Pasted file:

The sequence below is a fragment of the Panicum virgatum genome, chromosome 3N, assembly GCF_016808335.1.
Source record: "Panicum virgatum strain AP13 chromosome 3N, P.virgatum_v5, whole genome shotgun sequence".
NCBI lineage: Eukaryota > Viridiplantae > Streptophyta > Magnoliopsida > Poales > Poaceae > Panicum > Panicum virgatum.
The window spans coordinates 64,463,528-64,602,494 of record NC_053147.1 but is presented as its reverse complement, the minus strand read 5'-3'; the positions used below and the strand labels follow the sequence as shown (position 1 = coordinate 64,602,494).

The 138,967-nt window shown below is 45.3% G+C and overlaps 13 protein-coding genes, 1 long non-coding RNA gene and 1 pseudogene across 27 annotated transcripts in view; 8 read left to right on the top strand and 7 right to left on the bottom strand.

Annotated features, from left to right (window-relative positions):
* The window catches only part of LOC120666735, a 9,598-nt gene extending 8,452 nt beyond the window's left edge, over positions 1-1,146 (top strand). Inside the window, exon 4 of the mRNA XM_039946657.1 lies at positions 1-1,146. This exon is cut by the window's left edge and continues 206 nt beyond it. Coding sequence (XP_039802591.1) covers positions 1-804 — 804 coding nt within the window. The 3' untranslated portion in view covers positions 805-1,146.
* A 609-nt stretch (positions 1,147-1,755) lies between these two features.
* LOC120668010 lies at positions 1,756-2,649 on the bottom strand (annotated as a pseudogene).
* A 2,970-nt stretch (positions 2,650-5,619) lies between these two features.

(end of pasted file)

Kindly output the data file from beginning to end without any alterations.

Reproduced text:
The sequence below is a fragment of the Panicum virgatum genome, chromosome 3N, assembly GCF_016808335.1.
Source record: "Panicum virgatum strain AP13 chromosome 3N, P.virgatum_v5, whole genome shotgun sequence".
NCBI lineage: Eukaryota > Viridiplantae > Streptophyta > Magnoliopsida > Poales > Poaceae > Panicum > Panicum virgatum.
The window spans coordinates 64,463,528-64,602,494 of record NC_053147.1 but is presented as its reverse complement, the minus strand read 5'-3'; the positions used below and the strand labels follow the sequence as shown (position 1 = coordinate 64,602,494).

The 138,967-nt window shown below is 45.3% G+C and overlaps 13 protein-coding genes, 1 long non-coding RNA gene and 1 pseudogene across 27 annotated transcripts in view; 8 read left to right on the top strand and 7 right to left on the bottom strand.

Annotated features, from left to right (window-relative positions):
* The window catches only part of LOC120666735, a 9,598-nt gene extending 8,452 nt beyond the window's left edge, over positions 1-1,146 (top strand). Inside the window, exon 4 of the mRNA XM_039946657.1 lies at positions 1-1,146. This exon is cut by the window's left edge and continues 206 nt beyond it. Coding sequence (XP_039802591.1) covers positions 1-804 — 804 coding nt within the window. The 3' untranslated portion in view covers positions 805-1,146.
* A 609-nt stretch (positions 1,147-1,755) lies between these two features.
* LOC120668010 lies at positions 1,756-2,649 on the bottom strand (annotated as a pseudogene).
* A 2,970-nt stretch (positions 2,650-5,619) lies between these two features.